NDA fully prepared for women cadets, says Air Marshal Sanjeev Kapoor

Former NDA commandant on what the academy is doing to welcome them in June

54-Air-Marshal-Sanjeev-Kapoor Air Marshal Sanjeev Kapoor | Amey Mansabdar

THE NATIONAL DEFENCE Academy in Khadakwasla, on the outskirts of Pune, is known as the cradle of military leadership in India. Prime minister Jawaharlal Nehru laid the foundation stone of this tri-services academy on October 6, 1949; it was formally inaugurated on January 16, 1955.

The NDA trains young men—and soon, women—who want to be military officers. Their education covers science, technology and arts. At the end of the training, they are awarded a degree from Jawaharlal Nehru University. Every year, close to five lakh boys write the entrance exam; 400 to 500 are selected.

The nerve centre of this institute is the Sudan Block, the main administrative area. So far, the NDA has produced 27 chiefs of the Indian armed forces. The current chiefs of the Army, Navy and Air Force are all NDA alumni.

Former NDA Commandant Air Marshal Sanjeev Kapoor, who finished his term on April 1, is also an alumnus. In an interview with THE WEEK in the third week of March, he talked about the academy and how it was preparing to welcome its first batch of women cadets. Excerpts:

Q/The first batch of women cadets will join in June. What will be the changes at the NDA?

A/The NDA is fully geared to receive women cadets [between] 16 and a half and 19 years. Being one of the premier institutes in the world, our administrative and infrastructural setup is well established for the induction and training of girl cadets with minimum changes to the
existing curriculum.

Q/How many women cadets will join in the first batch?

A/A total of 19 vacancies have been allotted by the service headquarters for the first batch. Of these, 10 are for the Army, six for the Air Force and three for the Navy.

Q/What infrastructure changes are being made for them?

A/One of the squadrons is being refurbished with amenities and requirements specific to the training of girls. Actions are underway to augment the existing infrastructure. Requisite modifications would be undertaken to conform with gender-specific lifestyle requirements. In the long term, a separate accommodation for girls is being envisaged.

Q/Will the training be any different to what the male cadets undergo?

A/The training in academics, drills and outdoor activities will be gender-neutral. However, owing to physiological differences between a male and a female cadet, the aspects of physical training may entail certain changes. Dedicated support staff comprising the Corps of Military Police and instructors will be provided [to train] the girl cadets.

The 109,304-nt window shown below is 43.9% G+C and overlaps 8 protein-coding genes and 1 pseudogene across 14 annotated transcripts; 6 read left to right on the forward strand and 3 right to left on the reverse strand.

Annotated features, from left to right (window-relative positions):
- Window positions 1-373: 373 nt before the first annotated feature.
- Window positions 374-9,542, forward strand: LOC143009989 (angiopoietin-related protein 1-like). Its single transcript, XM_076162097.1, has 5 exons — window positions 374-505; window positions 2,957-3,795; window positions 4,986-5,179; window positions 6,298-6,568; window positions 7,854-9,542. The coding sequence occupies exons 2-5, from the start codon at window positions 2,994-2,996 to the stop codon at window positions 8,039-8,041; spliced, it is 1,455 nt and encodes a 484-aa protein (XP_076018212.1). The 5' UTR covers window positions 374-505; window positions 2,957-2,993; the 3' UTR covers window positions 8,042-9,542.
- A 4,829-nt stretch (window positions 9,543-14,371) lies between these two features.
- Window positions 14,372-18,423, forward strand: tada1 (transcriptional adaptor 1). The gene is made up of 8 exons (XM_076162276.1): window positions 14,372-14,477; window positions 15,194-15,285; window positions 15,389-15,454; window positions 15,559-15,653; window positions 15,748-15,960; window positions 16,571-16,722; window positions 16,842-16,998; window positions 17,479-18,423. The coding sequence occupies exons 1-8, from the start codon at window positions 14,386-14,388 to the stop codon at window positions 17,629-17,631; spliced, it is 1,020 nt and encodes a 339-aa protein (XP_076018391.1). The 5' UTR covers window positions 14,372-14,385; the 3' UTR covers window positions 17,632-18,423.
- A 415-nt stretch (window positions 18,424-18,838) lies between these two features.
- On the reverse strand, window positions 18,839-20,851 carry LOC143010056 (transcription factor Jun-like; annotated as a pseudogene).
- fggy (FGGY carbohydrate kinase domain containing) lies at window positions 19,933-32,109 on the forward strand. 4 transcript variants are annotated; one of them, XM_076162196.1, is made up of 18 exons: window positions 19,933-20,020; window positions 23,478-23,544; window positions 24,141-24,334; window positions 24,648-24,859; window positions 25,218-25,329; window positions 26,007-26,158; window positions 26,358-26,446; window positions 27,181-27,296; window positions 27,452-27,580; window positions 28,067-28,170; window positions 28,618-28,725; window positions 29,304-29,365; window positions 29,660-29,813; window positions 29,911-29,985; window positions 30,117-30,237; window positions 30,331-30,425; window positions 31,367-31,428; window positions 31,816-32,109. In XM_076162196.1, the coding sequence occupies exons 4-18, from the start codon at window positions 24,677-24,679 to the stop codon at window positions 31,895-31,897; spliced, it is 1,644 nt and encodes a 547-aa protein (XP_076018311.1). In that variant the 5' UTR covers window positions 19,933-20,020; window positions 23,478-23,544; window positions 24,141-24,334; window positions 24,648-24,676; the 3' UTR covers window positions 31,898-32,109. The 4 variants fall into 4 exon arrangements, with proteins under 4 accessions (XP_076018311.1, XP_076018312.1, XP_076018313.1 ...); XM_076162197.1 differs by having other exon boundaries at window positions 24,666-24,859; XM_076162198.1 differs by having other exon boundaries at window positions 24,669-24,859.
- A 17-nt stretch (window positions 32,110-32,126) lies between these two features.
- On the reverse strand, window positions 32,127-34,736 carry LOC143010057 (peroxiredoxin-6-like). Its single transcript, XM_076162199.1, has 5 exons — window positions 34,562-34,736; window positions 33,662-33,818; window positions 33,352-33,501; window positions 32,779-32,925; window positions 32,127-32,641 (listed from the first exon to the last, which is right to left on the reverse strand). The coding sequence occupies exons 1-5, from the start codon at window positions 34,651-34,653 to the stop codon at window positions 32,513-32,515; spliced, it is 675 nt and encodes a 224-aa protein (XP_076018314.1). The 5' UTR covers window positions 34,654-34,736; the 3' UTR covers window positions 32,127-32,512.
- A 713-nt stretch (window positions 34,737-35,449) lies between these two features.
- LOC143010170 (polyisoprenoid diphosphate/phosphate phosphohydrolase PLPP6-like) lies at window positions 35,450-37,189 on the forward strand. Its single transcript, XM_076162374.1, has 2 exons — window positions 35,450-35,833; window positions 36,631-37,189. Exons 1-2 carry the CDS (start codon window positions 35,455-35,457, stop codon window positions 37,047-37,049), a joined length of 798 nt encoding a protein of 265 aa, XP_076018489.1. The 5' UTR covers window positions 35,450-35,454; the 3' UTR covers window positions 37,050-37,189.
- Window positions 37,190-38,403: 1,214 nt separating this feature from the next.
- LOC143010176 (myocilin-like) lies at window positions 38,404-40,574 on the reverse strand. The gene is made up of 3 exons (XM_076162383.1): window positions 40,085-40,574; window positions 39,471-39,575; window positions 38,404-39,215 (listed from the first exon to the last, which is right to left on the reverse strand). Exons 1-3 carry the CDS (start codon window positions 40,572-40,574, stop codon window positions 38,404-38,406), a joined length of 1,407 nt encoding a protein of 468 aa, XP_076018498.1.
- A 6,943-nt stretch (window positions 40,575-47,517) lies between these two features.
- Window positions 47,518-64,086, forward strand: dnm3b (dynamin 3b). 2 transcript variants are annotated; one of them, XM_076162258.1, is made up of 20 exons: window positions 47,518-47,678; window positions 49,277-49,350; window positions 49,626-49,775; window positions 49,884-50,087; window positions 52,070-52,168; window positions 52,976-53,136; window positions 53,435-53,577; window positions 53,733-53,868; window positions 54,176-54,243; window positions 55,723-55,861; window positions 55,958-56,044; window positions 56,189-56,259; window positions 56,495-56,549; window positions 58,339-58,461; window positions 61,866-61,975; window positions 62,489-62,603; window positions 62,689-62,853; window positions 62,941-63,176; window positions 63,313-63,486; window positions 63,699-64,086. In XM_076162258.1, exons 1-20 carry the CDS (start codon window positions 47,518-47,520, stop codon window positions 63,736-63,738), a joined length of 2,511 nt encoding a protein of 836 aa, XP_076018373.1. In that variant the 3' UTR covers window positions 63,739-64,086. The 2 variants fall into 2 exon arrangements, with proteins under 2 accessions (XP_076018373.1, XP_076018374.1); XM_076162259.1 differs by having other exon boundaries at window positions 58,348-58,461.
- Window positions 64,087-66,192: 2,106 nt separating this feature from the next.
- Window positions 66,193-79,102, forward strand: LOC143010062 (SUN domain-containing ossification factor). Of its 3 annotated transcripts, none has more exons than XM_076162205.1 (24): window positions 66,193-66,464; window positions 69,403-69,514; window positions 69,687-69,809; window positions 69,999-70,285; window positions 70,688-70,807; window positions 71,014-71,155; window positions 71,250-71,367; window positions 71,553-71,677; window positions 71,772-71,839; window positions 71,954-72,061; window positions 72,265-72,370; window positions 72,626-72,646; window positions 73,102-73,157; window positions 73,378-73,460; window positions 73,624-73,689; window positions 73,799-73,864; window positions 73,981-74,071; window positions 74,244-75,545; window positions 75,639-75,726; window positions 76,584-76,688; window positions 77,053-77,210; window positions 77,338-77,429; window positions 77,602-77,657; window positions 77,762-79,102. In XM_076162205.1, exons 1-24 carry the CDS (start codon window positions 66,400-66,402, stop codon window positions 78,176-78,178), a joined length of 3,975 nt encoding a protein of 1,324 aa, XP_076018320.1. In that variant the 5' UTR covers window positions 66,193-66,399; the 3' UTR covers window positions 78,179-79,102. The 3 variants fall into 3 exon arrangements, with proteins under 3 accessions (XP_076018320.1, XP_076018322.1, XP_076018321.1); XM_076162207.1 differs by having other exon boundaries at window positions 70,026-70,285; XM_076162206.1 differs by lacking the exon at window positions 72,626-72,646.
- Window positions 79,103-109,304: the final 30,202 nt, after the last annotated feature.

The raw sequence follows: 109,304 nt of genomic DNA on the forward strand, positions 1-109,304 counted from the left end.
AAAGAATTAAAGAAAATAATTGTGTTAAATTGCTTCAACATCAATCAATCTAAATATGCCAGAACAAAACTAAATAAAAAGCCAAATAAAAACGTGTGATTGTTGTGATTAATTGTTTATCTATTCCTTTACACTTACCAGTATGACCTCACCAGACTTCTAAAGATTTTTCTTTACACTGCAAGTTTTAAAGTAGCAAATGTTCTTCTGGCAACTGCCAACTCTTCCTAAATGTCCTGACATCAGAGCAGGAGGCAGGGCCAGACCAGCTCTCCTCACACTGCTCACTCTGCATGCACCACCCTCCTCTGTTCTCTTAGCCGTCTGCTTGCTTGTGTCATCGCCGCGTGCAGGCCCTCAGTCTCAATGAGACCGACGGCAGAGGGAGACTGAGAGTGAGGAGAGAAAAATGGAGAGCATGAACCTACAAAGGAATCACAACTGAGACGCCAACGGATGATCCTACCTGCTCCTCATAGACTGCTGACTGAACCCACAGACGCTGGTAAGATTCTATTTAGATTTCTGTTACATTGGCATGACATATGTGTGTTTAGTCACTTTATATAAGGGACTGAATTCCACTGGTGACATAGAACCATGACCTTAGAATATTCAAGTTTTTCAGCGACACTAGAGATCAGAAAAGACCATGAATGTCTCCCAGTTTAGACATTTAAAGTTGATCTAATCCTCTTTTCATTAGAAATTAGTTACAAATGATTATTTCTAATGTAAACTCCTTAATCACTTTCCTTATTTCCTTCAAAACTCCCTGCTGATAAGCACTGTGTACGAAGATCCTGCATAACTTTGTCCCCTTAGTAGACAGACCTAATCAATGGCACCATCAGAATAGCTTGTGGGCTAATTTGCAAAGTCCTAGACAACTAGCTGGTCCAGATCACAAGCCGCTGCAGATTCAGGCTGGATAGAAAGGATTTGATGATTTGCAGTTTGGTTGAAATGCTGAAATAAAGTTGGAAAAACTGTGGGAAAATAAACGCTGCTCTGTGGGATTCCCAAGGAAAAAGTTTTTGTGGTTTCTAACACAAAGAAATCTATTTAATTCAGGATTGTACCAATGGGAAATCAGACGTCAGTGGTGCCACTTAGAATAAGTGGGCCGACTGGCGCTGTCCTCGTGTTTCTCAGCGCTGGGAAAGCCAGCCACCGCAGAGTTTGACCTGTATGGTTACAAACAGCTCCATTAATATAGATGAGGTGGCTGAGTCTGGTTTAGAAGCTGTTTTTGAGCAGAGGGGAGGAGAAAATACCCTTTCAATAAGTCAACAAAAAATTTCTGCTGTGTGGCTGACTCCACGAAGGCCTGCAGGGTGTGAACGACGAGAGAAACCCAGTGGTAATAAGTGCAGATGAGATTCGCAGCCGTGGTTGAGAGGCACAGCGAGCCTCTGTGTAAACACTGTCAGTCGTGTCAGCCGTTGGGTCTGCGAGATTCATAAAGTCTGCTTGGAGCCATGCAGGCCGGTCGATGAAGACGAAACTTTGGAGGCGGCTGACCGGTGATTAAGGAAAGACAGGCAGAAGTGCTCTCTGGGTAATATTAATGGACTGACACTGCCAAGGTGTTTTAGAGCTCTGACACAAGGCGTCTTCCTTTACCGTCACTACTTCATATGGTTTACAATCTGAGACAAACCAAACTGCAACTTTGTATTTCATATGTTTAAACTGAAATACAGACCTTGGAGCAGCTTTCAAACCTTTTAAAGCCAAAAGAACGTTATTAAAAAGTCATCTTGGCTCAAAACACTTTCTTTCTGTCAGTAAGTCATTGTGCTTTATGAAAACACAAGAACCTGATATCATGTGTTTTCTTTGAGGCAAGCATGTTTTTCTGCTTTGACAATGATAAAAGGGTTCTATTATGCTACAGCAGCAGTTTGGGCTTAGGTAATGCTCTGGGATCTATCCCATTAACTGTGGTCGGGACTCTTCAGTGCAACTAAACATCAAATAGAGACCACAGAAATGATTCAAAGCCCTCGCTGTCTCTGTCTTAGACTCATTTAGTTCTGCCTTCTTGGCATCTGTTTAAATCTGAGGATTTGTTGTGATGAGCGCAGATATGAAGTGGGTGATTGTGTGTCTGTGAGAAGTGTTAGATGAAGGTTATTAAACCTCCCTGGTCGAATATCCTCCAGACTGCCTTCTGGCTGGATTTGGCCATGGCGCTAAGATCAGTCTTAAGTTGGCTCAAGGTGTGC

Q/Would the training be held jointly?

A/A majority of the training activities shall be conducted jointly, keeping their employability in mind; women officers are [often] required to command troops of men. Similar methodology exists in other training academies like the Officers Training Academy, the Air Force Academy and the Indian Naval Academy.

Q/The Army originally wanted women to write the NDA entrance exam in May 2022, but the Supreme Court advanced that date. Has this resulted in any challenges?

A/No. The NDA is almost 70 years old and has sound administration and infrastructure. We are fully poised to induct women cadets from June 2022.

Q/How do you see the future of women in the armed forces 25 years down the line?

A/We are a developing nation with the second-largest armed forces in the world. We are modernising and indigenising our defence infrastructure at a rapid pace and moving towards the theatre-isation of commands of the three services. There is no doubt that women have a role to play in the armed forces in the future.

Q/How have the curriculum and training changed in order to prepare cadets for the challenges of future warfare?

A/The training curriculum is ever-evolving and, over the years, has kept pace with changing training requirements. We have a system in place wherein, every five years, the curriculum and content of all aspects of training are reviewed and revised. This has helped us be future ready. Even during the pandemic, training remained unhindered and the methodology switched from contact mode in the classroom to online learning. The cadets have access to the National Knowledge Network, web portals of technical education and e-learning modules covering the domains of cyber security, cyber warfare and information security. The cadets are also given an opportunity to interact with personalities of national and international repute; their minds are impressionable and can imbibe attributes desirable in the military leaders of tomorrow.

Q/The best Indian talent still prefers IITs over the NDA. What are your plans to make the NDA attractive to students?

A/Comparison with IITs would not be entirely correct as these are two distinct institutes with varying aims and charters. Youth today seek to join professions of their calling. Four to 4.5 lakh aspirants write the NDA exam and it is reflective of the passion among the youth to join the armed forces and serve our nation.

Q/The armed forces continue to grapple with a shortage of officers. How do you think this problem can be solved?

A/The issue of shortage of officers in the Indian armed forces is being pegged at the highest levels. Career opportunities in the armed forces are being offered in the form of various entry schemes such as university entrance, technical entry and direct entry. The induction of women is another such step towards mitigating the shortage of officers. On the lines of less government and maximum governance, several vacancies are being outsourced and ex-servicemen are being hired in advisory capacities. But, of course, recruitment is a time-consuming process. The quality of the induction of officers is paramount.